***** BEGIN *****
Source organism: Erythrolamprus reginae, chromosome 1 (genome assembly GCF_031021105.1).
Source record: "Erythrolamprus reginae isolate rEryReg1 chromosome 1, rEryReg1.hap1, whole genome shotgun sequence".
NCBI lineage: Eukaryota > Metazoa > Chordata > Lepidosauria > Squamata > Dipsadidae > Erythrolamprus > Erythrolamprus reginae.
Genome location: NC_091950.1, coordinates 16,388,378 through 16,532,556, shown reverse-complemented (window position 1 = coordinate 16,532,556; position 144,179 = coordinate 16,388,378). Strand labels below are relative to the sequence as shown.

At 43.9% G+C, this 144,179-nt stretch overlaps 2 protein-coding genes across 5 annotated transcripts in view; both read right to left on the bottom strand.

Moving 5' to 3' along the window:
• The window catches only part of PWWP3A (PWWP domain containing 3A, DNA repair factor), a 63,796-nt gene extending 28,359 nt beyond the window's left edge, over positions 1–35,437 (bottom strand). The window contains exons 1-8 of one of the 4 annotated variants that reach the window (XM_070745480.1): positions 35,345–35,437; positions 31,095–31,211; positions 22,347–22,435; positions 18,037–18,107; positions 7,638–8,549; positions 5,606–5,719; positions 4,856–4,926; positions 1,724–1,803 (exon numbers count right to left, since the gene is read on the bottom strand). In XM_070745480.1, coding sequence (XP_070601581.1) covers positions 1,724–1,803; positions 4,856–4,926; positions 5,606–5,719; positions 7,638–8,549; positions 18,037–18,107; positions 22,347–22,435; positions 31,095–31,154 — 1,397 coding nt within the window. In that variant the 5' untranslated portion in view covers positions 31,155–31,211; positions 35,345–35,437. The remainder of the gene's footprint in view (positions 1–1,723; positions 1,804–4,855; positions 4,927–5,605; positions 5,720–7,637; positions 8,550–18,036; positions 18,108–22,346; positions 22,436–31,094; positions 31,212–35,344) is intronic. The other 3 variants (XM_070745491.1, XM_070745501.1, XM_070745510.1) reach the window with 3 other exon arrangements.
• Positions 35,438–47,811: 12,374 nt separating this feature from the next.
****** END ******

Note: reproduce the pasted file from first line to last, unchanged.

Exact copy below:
Source organism: Erythrolamprus reginae, chromosome 1 (genome assembly GCF_031021105.1).
Source record: "Erythrolamprus reginae isolate rEryReg1 chromosome 1, rEryReg1.hap1, whole genome shotgun sequence".
NCBI lineage: Eukaryota > Metazoa > Chordata > Lepidosauria > Squamata > Dipsadidae > Erythrolamprus > Erythrolamprus reginae.
Genome location: NC_091950.1, coordinates 16,388,378 through 16,532,556, shown reverse-complemented (window position 1 = coordinate 16,532,556; position 144,179 = coordinate 16,388,378). Strand labels below are relative to the sequence as shown.

At 43.9% G+C, this 144,179-nt stretch overlaps 2 protein-coding genes across 5 annotated transcripts in view; both read right to left on the bottom strand.

Moving 5' to 3' along the window:
• The window catches only part of PWWP3A (PWWP domain containing 3A, DNA repair factor), a 63,796-nt gene extending 28,359 nt beyond the window's left edge, over positions 1–35,437 (bottom strand). The window contains exons 1-8 of one of the 4 annotated variants that reach the window (XM_070745480.1): positions 35,345–35,437; positions 31,095–31,211; positions 22,347–22,435; positions 18,037–18,107; positions 7,638–8,549; positions 5,606–5,719; positions 4,856–4,926; positions 1,724–1,803 (exon numbers count right to left, since the gene is read on the bottom strand). In XM_070745480.1, coding sequence (XP_070601581.1) covers positions 1,724–1,803; positions 4,856–4,926; positions 5,606–5,719; positions 7,638–8,549; positions 18,037–18,107; positions 22,347–22,435; positions 31,095–31,154 — 1,397 coding nt within the window. In that variant the 5' untranslated portion in view covers positions 31,155–31,211; positions 35,345–35,437. The remainder of the gene's footprint in view (positions 1–1,723; positions 1,804–4,855; positions 4,927–5,605; positions 5,720–7,637; positions 8,550–18,036; positions 18,108–22,346; positions 22,436–31,094; positions 31,212–35,344) is intronic. The other 3 variants (XM_070745491.1, XM_070745501.1, XM_070745510.1) reach the window with 3 other exon arrangements.
• Positions 35,438–47,811: 12,374 nt separating this feature from the next.